Fortunately, a guide had an epiphany and advised me to drink water.  Our little tour had started early that morning and sideways rain was our introduction.  Like a good little trekker, I donned my raingear.  Raingear is like an oven.  Mine was anyway.  I successfully avoided hypothermia by baking myself and sweating out all my fluids.  I didn’t feel it though, because it felt wet and cool outside.  So I was oblivious to the dehydration that was sneaking up on me.  I lived in the Mojave Desert for over 3 years, visited Tunisia, and other hot places but I had never experienced this phenomenon like that before.  I could barely walk.  My muscles just would not budge!  

I drank a lot of water, hoping an air ambulance rescue would not be necessary (no, I saved that experience for the 2017 motorcycle accident).  The guide promised to get me some more water from the mountain streams if I drank more.  I did.  I’ll never forget him dipping my bottle in the stream at a strategic location (uphill from the sheep and their by-products and near plants that filtered the water a bit).  He didn’t think we needed purification tablets up there, but I used them anyway.  It didn’t taste nice but it sure was wet! 

Before long, after descending the mighty Great Gable, I began to feel re-energized.  Production returned, and I was able to climb the even-mightier Scafell Pike.  I now imagine all the muscle cells refilling, gaining volume and functionality.  I think I will easily recognize the symptoms of dehydration in the future if I’m ever foolish enough to let that happen again.  I finished day one of that walk with a lot of energy and was even able to run a bit at the end.  But miles were lost and some Peaks were left unconquered.   

I told this tale in public to illustrate the need to be “like a tree planted by streams of water” as described in Psalm 1 a couple of years later.  Very shortly after that I pulled up stakes and went as far from the stream of water as I could and withered up like a nasty prune.  (For more of that, please see my first blog, “Why My Bones Rejoice”).  However, since 2017, and especially after having my legs redesigned in a motorcycle accident, staying near to the stream of water in Psalm 1 has seemed like a pretty good idea.  More than that, being foolish enough to endanger myself by straying again scares the tar out of me.  Why would I want to become incapacitated like that again and feel so horrible?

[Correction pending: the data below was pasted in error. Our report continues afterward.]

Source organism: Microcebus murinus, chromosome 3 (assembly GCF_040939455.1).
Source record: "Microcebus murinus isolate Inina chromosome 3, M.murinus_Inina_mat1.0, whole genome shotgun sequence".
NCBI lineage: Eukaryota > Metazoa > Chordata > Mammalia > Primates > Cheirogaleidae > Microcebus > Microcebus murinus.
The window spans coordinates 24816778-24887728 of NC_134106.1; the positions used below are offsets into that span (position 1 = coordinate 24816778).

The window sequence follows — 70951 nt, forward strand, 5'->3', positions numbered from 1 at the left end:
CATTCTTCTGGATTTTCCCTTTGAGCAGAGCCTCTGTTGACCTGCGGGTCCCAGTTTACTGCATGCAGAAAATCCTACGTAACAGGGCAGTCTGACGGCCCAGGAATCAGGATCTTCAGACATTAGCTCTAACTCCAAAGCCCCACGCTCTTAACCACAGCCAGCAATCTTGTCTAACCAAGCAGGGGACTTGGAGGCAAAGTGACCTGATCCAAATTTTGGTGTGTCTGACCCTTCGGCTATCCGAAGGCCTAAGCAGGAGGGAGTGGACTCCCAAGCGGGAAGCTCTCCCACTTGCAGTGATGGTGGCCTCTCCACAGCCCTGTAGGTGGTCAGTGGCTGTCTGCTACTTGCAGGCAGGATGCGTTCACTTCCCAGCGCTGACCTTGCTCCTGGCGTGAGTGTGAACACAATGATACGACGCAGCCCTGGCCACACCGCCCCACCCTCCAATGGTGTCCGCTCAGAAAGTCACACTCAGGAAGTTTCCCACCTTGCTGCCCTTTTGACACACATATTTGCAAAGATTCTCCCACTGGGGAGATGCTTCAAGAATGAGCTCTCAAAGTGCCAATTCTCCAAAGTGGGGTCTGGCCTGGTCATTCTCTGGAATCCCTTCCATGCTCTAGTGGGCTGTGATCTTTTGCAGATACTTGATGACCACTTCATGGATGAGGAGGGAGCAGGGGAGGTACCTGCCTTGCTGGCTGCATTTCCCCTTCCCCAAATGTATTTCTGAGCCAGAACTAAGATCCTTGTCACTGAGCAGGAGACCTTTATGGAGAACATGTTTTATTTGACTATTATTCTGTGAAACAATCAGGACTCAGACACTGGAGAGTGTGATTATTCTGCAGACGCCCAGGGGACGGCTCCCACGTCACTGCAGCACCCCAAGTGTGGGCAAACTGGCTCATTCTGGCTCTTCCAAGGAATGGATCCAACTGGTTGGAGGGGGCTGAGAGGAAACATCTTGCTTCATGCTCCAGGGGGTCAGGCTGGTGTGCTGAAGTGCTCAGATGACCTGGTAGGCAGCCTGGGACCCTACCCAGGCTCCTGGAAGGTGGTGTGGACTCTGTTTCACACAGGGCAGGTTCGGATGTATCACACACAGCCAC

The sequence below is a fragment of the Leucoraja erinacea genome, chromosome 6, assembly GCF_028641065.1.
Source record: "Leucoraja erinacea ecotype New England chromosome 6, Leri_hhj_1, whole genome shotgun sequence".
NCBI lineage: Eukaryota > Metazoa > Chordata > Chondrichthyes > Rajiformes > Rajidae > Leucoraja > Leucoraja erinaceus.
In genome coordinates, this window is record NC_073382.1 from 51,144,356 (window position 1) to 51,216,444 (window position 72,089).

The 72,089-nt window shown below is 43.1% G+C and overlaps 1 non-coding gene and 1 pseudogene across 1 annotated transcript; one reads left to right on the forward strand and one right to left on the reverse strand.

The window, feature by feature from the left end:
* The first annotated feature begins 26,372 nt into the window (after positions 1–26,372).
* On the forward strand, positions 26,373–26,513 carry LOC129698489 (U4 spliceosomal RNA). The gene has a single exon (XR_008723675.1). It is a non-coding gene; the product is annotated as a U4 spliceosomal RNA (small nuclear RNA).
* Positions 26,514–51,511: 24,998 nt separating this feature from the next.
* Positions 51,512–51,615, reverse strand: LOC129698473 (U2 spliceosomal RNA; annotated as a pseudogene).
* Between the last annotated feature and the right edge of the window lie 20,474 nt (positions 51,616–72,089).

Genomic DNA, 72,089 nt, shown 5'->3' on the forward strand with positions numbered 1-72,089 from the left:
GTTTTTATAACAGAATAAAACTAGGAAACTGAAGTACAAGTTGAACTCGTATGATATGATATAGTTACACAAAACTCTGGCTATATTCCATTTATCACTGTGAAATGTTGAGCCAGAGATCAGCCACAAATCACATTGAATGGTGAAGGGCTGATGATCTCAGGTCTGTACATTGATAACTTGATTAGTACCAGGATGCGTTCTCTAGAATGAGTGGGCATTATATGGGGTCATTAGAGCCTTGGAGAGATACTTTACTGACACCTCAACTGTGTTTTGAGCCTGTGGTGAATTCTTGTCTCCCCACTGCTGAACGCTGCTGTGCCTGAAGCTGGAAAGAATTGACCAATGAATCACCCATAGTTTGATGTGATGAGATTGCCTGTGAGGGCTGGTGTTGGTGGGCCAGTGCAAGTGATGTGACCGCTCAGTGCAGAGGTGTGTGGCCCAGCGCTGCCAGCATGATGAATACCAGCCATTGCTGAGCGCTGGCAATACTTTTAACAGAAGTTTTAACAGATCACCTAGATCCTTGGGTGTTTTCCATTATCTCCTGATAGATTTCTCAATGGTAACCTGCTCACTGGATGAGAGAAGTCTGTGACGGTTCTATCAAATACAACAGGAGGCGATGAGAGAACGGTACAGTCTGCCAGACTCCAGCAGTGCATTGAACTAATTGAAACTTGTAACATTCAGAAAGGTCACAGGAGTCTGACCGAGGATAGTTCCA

God repeatedly uses the fresh, life-giving, life-sustaining resource as an obvious object lesson.  I’ll only speak for myself, but I wonder if God uses it because I’m so thick (stubborn? proud?).  In one of my favourite passages, Jesus tells the Samaritan woman at the well that he provides a living water, one that will prevent thirst forever (John chapter 4). 

In Revelation 7:17 we read “For the Lamb at the centre of the throne will be their shepherd; ‘he will lead them to springs of living water.  And God will wipe away every tear from their eyes.’” 

Psalm 42:1 says “as the deer pants for streams of water, so my soul pants for you, my God.”

Psalm 36:8-9, “… you give them drink from your river of delights.  For with you is the fountain of life; in your light we see light.” 

But the one that convicts my heart most pointedly is Jeremiah 2:13 

“My people have committed two sins: 

They have forsaken me, 

    the spring of living water, 

and have dug their own cisterns, 

    broken cisterns that cannot hold water.” 

I’ve heard more than one preacher point out the truth of this verse so I get no points for originality.  But ouch.  Is he talking about wayward Israel or is he talking about me?  Yes.  Changing the source of water is a bad bargain. Every time I’ve traded the Living Water for some other hair-brained idea I have found I stink at making cisterns.  They never hold water.  Even if I were good at it, the water in it would be stagnant and who knows what kind of bugs, vermin and disease would lurk inside.  No, not for me.  Not anymore.  There is a spring of clean, living, loving, life-giving water and I want to stay right there!  Incidentally, since God is so big, I like to visualize, not so much a mountain stream, but something like Michigan’s magnificent Tahquamenon Falls.  Who could run out of water there?